I had DirecTV send their preferred installer (Ironwood) in the area. It was a Saturday appointment. I think the guy was basically hung over and didn't want to deal with an HD installation on a Saturday. (He showed up 10 minutes prior to the end of the four hour installation window also).
Of course I have no way of knowing what happened, so you could be absolutely correct, but it could also be that the guy was simply exhausted. Most installers are forced to work at least 6 days a week, and often given double the number of jobs that they could reasonably complete in a 12 hour day. A typical HD install takes 3-4 hours, yet it isn't unusual for an installer to be routed 4 AM and 2 PM jobs. Since this certainly means that several of those customers aren't going to get installed, the tech is almost always going to try to do the easiest jobs, or the ones closest together. You'd do the same in his shoes; it's survival.
Sometimes these guys just make crap up to get out of doing labor. This is probably a case of the installers getting hourly pay regardless if the install is completed or not. There should be more of an 'incentive' bonus for a complete installation directly to the employee completing the install.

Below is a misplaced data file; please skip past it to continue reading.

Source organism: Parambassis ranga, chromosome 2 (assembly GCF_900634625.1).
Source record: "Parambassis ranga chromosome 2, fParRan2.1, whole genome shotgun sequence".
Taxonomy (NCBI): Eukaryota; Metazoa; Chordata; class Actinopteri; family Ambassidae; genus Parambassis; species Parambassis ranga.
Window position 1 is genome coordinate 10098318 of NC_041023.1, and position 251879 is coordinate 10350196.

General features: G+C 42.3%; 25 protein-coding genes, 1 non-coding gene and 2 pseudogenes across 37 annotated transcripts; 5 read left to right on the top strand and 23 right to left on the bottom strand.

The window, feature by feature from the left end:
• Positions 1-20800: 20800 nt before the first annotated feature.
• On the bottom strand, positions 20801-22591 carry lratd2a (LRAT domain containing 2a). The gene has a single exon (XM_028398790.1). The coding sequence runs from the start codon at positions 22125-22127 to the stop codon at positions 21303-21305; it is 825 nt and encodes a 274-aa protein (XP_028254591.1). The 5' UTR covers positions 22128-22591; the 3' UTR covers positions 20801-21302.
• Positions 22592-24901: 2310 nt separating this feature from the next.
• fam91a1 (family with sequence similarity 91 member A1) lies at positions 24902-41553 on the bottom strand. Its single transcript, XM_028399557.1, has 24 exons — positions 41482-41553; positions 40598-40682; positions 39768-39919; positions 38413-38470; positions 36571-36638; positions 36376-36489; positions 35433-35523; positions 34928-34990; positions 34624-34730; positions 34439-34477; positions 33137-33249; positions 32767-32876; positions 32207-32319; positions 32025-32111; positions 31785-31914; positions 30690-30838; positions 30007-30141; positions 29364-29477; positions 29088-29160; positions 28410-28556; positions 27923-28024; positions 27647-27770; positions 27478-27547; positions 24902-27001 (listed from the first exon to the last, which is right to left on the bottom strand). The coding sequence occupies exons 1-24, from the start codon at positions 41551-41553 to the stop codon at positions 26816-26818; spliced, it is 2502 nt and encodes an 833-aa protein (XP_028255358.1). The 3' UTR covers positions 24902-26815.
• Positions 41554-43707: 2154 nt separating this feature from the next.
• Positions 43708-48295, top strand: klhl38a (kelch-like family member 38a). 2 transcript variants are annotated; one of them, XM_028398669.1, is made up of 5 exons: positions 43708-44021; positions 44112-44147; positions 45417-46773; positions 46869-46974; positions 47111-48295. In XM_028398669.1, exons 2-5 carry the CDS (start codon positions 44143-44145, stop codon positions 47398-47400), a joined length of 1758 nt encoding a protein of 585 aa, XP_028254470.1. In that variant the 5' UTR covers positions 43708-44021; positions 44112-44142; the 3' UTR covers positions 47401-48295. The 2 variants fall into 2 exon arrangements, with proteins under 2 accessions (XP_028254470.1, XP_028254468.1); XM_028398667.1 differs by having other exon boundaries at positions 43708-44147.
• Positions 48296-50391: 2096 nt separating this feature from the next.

Techs don't get paid hourly, they get paid by the job. This, in theory, gives them motivation to get those jobs in. But the reality is that when they are over-routed every day, the incentive they have is to do the easist work.
The *right* answer would be to hire enough techs to meet the workload, but the pay is so low, and the treatment of the techs is so bad that turnover is huge. At any time, about half of the techs working for an HSP have less than 2 months of experience. The ones that last are the ones who learn how to exploit the system, by taking shortcuts on the install and by cherry-picking jobs. The ones who don't do this either get smart and quit or they keep working until they can no longer afford to. Meanwhile the HSP makes triple or more from DirecTV what they pay to the installer.
DirecTV has recently bought out several HSPs, but they need to buy out the rest of them and completely redo the pay structure, because with the increased competition in the market, fewer customers are going to put up with the problems the HSP program has created.